"Open dialogue" is key to new market expansion


New markets were the focus of a World Regulatory Briefing Shared Experience panel at ICE yesterday.

Operators and suppliers are looking to new markets becoming regulated with both the US and Canada presenting huge opportunities. But these are being regulated on a state-by-state basis, with differences on which products would be allowed in each state.

The panel, moderated by Quirino Mancini, Partner, Tonucci & Partners was focused on the regions which were most likely to next open their markets as well as the “challenges and bottlenecks.”

The session took a detailed look at the province of Ontario which had opened the first regulated gaming market in Canada, the fifth largest jurisdiction in North America. Paul Burns, CEO of the Canadian Gaming Association, said “direct and open communication” was highly important at both operator level and industry level.

He said: “I think there is no substitute to an open and transparent dialogue with the regulator. I think in the industry level, it's highly important to have an industry association and effective industry association with a broad membership of as many stakeholders as possible, so that the industry or more the industry level can speak in one voice and convey the right messages to the regulator to become a regulated market.”

Industry must speak in "one voice"

Paul Burns added the two other important factors were raising issues of concern with the regulator at an early stage, rather than coping with a more difficult situation later down the line. He also advocated building and maintaining an “effective network of on the ground advisors and counsellors from the legal, financial and technical perspective,” which he said would add “another dimension” to entering new markets.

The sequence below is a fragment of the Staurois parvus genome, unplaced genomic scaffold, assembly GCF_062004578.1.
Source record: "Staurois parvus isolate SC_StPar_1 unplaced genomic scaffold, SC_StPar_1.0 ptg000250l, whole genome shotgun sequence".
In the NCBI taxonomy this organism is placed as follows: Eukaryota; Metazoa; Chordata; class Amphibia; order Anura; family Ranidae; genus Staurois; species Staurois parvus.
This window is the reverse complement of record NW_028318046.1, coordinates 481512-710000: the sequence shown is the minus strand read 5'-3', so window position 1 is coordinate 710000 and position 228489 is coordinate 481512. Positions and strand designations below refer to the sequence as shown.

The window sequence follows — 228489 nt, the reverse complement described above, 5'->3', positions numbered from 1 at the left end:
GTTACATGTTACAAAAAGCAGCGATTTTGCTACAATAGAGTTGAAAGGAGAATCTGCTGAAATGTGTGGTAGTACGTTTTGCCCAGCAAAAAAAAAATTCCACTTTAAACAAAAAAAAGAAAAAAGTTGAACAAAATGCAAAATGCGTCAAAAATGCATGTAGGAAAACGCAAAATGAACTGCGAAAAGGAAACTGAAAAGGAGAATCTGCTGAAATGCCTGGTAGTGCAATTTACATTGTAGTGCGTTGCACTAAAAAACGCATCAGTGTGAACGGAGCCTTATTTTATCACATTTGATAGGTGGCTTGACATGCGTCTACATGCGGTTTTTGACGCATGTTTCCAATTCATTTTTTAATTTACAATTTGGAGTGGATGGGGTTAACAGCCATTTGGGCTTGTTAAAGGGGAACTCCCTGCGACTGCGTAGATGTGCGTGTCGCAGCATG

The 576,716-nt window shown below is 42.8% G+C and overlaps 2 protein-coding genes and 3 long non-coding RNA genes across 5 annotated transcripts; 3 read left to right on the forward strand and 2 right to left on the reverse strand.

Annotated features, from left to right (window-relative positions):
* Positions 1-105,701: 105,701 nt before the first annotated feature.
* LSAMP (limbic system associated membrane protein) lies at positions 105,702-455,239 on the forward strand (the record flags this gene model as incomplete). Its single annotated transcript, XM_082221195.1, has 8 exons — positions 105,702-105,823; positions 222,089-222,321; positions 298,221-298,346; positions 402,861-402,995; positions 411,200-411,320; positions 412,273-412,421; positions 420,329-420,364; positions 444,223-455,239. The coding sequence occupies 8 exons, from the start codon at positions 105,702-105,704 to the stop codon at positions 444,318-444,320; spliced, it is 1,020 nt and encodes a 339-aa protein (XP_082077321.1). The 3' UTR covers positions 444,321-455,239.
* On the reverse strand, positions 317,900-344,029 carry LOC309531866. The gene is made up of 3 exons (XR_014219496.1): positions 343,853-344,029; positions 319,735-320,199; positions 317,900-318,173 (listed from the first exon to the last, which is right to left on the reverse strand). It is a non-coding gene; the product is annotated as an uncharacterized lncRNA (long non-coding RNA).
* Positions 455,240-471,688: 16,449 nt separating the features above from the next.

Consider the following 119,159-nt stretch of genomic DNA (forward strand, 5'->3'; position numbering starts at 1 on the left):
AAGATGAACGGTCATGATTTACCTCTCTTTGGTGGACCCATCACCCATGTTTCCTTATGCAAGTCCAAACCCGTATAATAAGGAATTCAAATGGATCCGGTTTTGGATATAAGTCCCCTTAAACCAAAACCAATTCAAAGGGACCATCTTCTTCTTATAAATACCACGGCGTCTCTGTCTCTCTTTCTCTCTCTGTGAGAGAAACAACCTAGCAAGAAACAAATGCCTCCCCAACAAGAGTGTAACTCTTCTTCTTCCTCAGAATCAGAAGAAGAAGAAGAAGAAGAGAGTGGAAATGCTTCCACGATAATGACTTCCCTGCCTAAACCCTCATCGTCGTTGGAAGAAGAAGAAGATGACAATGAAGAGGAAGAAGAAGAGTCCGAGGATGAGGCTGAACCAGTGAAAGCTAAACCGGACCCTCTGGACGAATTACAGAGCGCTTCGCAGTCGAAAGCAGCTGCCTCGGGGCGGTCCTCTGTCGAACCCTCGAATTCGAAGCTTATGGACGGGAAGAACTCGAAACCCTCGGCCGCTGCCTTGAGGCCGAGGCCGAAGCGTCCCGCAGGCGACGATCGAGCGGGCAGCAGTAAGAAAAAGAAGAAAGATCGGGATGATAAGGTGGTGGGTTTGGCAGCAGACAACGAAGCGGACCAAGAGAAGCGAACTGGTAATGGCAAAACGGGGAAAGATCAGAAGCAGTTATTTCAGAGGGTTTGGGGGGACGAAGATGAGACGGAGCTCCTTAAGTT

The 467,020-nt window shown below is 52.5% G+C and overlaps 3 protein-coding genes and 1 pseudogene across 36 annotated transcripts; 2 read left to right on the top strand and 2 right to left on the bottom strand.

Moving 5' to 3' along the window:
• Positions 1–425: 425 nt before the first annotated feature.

He stressed it was essential for the industry to speak with one voice despite “competitive pressures.” He said the process had started four years ago. “The alcohol and Gaming Commission started meeting with operators and regulators to ask questions about building a regulated marketplace.”

As the only open license model in North America, he added: “It's going to be interesting to see how it unfolds – we expect 30 to 40 operators in the jurisdiction in the next 12 months.”

First regulatory standards "weren't perfect"

He told the floor that input was needed from both the industry and agencies to start the conversations. He explained: “The first versions of the regulatory standards that came up weren't perfect. They took advice and they actually were, I think to a lot of companies surprise, extremely approachable, very open to discussion.”

“This is a conversation that's ongoing. We're not going to write the regulation expected to last for 30 years. We're going to see what works and what doesn't work. We've got commitments from them to keep the conversation going because there's a new market and the unintended consequences of what you thought was going to work and turns out to be ‘no it did not.’ I think keeping an open dialogue has been our success to date.”

He added that there were other markets within Canada who were watching the model. Paul Burns said that the cultural differences would mean that his experiences may not be replicated in other countries, but had allowed Ontario to move forward.